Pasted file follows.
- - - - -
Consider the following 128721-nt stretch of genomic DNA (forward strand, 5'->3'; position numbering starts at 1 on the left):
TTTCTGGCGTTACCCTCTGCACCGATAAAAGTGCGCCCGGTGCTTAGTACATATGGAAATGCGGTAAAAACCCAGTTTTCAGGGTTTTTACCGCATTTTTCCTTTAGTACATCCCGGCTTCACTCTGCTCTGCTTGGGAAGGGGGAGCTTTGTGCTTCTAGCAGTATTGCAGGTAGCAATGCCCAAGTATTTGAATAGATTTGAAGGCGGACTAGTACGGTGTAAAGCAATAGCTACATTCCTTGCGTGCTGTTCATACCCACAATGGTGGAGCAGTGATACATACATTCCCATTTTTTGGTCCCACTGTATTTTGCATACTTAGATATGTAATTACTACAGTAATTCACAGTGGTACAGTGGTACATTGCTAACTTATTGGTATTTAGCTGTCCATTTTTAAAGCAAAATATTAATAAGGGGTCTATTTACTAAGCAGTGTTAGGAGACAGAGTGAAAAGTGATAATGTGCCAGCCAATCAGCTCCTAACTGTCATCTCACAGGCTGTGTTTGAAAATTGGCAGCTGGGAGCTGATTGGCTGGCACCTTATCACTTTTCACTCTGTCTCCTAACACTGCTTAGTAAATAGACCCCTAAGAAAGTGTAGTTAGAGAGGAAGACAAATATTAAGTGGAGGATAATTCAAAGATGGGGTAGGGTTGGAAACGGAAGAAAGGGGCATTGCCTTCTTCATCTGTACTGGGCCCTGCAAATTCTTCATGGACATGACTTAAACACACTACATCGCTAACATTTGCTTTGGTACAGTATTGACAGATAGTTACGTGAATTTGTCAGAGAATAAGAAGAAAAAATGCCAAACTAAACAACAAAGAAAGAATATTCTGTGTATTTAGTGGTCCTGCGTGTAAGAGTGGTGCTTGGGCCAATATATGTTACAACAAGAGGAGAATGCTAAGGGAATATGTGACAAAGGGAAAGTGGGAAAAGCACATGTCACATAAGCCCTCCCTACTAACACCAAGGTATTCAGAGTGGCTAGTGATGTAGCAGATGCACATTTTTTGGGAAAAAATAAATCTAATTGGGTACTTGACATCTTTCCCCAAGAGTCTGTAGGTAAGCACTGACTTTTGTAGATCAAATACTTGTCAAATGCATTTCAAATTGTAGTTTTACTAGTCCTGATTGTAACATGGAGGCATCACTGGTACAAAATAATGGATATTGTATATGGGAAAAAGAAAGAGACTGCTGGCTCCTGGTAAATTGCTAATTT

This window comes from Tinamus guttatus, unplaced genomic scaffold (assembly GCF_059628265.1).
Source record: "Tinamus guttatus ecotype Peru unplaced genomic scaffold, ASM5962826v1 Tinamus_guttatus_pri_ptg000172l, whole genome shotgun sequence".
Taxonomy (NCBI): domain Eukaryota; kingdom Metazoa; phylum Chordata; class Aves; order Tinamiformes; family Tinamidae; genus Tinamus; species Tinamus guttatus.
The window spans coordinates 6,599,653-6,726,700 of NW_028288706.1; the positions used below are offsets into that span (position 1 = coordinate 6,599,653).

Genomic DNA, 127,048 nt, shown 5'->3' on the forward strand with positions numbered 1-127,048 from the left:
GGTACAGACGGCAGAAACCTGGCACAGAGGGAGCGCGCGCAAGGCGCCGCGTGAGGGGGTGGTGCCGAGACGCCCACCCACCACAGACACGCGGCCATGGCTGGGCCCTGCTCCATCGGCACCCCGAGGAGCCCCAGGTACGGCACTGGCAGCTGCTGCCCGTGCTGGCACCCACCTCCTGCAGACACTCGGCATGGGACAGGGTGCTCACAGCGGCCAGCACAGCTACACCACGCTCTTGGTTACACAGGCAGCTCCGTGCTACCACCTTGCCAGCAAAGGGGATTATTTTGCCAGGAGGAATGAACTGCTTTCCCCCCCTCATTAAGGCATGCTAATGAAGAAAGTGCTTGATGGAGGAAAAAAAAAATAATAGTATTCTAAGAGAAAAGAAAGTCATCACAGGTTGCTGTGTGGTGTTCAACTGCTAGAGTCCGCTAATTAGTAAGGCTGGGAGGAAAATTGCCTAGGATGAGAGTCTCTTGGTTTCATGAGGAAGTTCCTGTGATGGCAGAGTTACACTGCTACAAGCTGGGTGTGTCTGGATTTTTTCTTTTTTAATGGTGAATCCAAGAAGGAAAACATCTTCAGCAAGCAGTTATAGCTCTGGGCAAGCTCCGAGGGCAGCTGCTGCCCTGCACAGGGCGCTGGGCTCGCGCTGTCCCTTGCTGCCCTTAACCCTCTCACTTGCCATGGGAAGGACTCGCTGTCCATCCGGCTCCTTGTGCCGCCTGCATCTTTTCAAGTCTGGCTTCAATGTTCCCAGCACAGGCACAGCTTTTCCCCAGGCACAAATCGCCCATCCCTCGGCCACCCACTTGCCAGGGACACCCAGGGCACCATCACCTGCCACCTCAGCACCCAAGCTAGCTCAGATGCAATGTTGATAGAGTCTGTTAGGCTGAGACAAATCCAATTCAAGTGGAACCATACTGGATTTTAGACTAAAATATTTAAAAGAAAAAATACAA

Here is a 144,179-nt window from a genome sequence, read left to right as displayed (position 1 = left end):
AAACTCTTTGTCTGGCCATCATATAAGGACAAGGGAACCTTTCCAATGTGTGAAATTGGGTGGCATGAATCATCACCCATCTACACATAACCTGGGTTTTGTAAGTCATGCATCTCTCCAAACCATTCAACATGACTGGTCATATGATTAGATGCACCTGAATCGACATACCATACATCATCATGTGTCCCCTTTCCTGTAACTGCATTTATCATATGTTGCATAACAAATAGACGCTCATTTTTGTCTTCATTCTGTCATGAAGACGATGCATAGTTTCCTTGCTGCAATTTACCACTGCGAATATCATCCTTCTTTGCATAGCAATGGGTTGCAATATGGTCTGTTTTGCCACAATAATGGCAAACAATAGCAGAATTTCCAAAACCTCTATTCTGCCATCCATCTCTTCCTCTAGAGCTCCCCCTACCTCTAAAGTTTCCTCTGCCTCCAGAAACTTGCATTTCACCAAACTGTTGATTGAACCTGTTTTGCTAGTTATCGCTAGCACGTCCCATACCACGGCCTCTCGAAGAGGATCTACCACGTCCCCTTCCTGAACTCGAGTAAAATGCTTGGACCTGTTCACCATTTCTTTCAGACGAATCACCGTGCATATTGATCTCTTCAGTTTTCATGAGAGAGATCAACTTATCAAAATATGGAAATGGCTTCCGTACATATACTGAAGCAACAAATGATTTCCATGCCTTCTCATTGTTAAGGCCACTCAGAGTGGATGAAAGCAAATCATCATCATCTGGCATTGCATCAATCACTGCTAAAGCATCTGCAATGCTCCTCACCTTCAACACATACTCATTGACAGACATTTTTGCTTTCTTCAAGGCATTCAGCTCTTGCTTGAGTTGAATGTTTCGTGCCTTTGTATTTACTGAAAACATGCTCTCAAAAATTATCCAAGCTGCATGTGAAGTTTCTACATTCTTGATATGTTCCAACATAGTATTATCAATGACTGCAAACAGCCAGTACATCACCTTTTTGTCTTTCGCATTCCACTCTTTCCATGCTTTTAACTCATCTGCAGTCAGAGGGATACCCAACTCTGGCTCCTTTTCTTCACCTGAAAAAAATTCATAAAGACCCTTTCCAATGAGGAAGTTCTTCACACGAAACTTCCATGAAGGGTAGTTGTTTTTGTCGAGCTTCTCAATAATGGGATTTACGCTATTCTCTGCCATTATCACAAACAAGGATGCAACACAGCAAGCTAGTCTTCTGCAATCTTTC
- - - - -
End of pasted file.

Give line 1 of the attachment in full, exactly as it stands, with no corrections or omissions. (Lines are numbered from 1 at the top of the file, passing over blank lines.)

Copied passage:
Consider the following 128721-nt stretch of genomic DNA (forward strand, 5'->3'; position numbering starts at 1 on the left):